WORD    SizeOfOptionalHeader;                    // 20-22
    WORD    Characteristics;                         // 22-24
typedef struct _IMAGE_OPTIONAL_HEADER {
    // Standard fields.

    WORD    Magic;                                   // 24-26
    BYTE    MajorLinkerVersion;                      // 26-27
    BYTE    MinorLinkerVersion;                      // 27-28
    DWORD   SizeOfCode;                              // 28-32
    DWORD   SizeOfInitializedData;                   // 32-36
    DWORD   SizeOfUninitializedData;                 // 36-40
    DWORD   AddressOfEntryPoint;                     // 40-44
    DWORD   BaseOfCode;                              // 44-48
    DWORD   BaseOfData;                              // 48-52

    // NT additional fields.

    DWORD   ImageBase;                               // 52-56
    DWORD   SectionAlignment;                        // 56-60
    DWORD   FileAlignment;                           // 60-64
    WORD    MajorOperatingSystemVersion;             // 64-66
    WORD    MinorOperatingSystemVersion;             // 66-68
    WORD    MajorImageVersion;                       // 68-70
    WORD    MinorImageVersion;                       // 70-72
    WORD    MajorSubsystemVersion;                   // 72-74
    WORD    MinorSubsystemVersion;                   // 74-76
    DWORD   Win32VersionValue;                       // 76-80
    DWORD   SizeOfImage;                             // 80-84
    DWORD   SizeOfHeaders;                           // 84-88
    DWORD   CheckSum;                                // 88-92
    WORD    Subsystem;                               // 92-94
    WORD    DllCharacteristics;                      // 94-96
    DWORD   SizeOfStackReserve;                      // 96-100
    DWORD   SizeOfStackCommit;                       // 100-104
    DWORD   SizeOfHeapReserve;                       // 104-108
    DWORD   SizeOfHeapCommit;                        // 108-112
    DWORD   LoaderFlags;                             // 112-116
    DWORD   NumberOfRvaAndSizes;                     // 116-120

So far nothing, we could use, but a look at the DataDirectory reveals:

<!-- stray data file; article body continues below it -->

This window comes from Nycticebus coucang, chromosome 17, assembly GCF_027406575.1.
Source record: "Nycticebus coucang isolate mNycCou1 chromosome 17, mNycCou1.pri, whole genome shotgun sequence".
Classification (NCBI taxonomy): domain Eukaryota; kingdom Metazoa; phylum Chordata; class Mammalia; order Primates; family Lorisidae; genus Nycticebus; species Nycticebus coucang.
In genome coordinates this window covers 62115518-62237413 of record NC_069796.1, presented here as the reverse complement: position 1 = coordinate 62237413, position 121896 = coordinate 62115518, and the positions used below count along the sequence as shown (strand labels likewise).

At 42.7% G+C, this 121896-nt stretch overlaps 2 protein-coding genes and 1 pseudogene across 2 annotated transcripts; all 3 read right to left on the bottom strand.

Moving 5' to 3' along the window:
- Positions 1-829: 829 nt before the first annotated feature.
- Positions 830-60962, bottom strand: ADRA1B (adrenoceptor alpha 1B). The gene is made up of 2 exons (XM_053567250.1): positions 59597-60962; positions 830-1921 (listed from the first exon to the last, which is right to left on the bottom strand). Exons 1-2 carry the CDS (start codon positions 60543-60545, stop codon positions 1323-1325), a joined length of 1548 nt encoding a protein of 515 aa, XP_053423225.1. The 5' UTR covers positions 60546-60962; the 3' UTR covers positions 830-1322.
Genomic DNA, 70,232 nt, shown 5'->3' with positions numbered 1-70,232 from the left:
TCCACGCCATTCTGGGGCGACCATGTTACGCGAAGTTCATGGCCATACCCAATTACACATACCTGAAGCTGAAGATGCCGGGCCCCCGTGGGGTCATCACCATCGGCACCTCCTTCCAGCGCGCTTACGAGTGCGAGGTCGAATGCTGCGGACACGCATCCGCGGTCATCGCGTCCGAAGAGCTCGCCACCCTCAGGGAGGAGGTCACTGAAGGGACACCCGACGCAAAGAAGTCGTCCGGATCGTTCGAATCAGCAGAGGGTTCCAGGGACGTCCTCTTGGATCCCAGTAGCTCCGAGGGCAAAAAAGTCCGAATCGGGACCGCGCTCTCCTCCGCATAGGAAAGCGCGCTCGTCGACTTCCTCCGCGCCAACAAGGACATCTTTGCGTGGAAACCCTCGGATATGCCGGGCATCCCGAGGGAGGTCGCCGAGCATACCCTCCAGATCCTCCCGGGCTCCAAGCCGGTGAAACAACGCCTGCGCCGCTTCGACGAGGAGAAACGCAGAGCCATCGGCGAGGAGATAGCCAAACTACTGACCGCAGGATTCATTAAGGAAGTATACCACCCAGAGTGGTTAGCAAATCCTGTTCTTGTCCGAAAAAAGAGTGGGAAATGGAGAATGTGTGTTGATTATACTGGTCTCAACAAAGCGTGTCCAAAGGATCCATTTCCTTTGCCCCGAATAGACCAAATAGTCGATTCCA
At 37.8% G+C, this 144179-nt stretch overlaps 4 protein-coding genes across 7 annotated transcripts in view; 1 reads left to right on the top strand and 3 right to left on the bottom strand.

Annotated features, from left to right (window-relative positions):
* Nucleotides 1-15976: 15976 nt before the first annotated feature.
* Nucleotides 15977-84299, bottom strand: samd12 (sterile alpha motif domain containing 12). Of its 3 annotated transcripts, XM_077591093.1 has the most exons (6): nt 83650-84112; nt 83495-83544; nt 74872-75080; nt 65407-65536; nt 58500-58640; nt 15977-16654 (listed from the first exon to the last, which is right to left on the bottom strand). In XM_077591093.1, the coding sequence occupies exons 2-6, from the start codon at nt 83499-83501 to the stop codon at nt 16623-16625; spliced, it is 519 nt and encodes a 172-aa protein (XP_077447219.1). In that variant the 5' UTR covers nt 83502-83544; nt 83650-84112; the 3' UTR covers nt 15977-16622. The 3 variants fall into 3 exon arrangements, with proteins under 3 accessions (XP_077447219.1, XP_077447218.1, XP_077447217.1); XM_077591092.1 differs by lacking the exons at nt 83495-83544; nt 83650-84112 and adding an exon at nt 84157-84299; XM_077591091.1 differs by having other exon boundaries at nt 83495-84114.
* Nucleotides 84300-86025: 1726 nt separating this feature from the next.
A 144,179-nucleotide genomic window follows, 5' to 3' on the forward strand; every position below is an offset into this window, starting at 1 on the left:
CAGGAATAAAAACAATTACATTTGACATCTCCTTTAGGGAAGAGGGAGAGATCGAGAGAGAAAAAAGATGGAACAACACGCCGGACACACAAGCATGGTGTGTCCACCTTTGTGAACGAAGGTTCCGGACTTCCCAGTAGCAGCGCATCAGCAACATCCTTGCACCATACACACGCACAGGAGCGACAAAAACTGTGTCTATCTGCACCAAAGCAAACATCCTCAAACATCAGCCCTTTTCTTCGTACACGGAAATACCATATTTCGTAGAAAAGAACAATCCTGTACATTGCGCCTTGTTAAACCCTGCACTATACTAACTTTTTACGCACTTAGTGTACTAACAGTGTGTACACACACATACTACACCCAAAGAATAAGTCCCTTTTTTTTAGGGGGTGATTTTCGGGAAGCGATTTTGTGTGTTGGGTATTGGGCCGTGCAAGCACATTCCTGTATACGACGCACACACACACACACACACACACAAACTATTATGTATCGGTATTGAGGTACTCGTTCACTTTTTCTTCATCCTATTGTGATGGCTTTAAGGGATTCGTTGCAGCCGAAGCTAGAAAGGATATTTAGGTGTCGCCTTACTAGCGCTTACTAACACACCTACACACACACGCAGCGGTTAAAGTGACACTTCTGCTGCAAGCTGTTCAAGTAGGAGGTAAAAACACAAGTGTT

typedef struct _IMAGE_DATA_DIRECTORY {
    DWORD   VirtualAddress;
    DWORD   Size;

Those entries give us the RVA to the different sections the dll has. And the first one of those will be the export table we are looking for.

Now we are pointing to the export section header, which has the following structure:

typedef struct _IMAGE_EXPORT_DIRECTORY {
    DWORD   Characteristics;        // 0-4
    DWORD   TimeDateStamp;          // 4-8
    WORD    MajorVersion;           // 8-10
    WORD    MinorVersion;           // 10-12
    DWORD   Name;                   // 12-16
    DWORD   Base;                   // 16-20
    DWORD   NumberOfFunctions;      // 20-24
    DWORD   NumberOfNames;          // 24-28
    DWORD   AddressOfFunctions;     // 28-32  RVA from base of image
    DWORD   AddressOfNames;         // 32-36  RVA from base of image
    DWORD   AddressOfNameOrdinals;  // 36-40  RVA from base of image

Well lucky us! This is exactly what we would need. RVA’s to a list of strings and the import addresses! To sum all our addresses up:

NT_HEADER_RVA     =  *(long*)(HMODULE + 0x3C)

EXPORT_HEADER_RVA =  *(long*)(NT_HEADER_VA + 0x78)
NUM_FUNCS        =  *(long*)(EXPORT_HEADER_VA + 0x18)
FUNCTIONS_RVA     =  *(long*)(EXPORT_HEADER_VA + 0x1C)
FUNCNAMES_RVA     =  *(long*)(EXPORT_HEADER_VA + 0x20)

Hashing over the function names and resolving exports

We actually already gathered all addresses we need. FUNCNAMES_VA points to list of RVA’s to null terminated strings of the export function names.

for (int i = 0; i < NUM_FUNCS; i++)
   char *importName = (char*)(((long*)FUNCNAMES_VA)[i] + HMODULE);
   for (int j= ...)
   if (DoHash(importName) == MyHashes[j])
     MyImport[j] = ResolveImport(i);

Wow now we found the index of the string of the function we want, but how to come from this index to function address? Unfortunally it is not an index for the function list, but for the function ordinals list, which contains the function list index. Also note that the ordinal list is a 16bit integer list and the function pointers are RVA values!

void* ResolveImport(int StringIndex)
   unsigned short ordinal = ((unsigned short*)(FUNCORDINALS_VA))[StringIndex];
   return (void*)(((long*)FUNCTIONS_VA)[ordinal] + HMODULE);

intermediate result

With only LoadLibraryA and the routines described above we can implement an import by hash loader, which could resolve all functions by hashing the export list of the loaded library we know the HMODULE of. In practise 4 byte for the hases should be passably for avoiding collisions with other import names. Thus we only need 4 bytes per imported function instead of saving the whole name!.

However we still have the problem of the remaining LoadLibraryA which we need to map dll’s to our processes memory and get the HMODULE from them. Well we could resolve LoadLibraryA from Kernel32.dll with the same method but oops where to get the module handle from then? We cant call LoadLibraryA(“Kernel32”) to get it for resolving LoadLibraryA afterwards with… damn!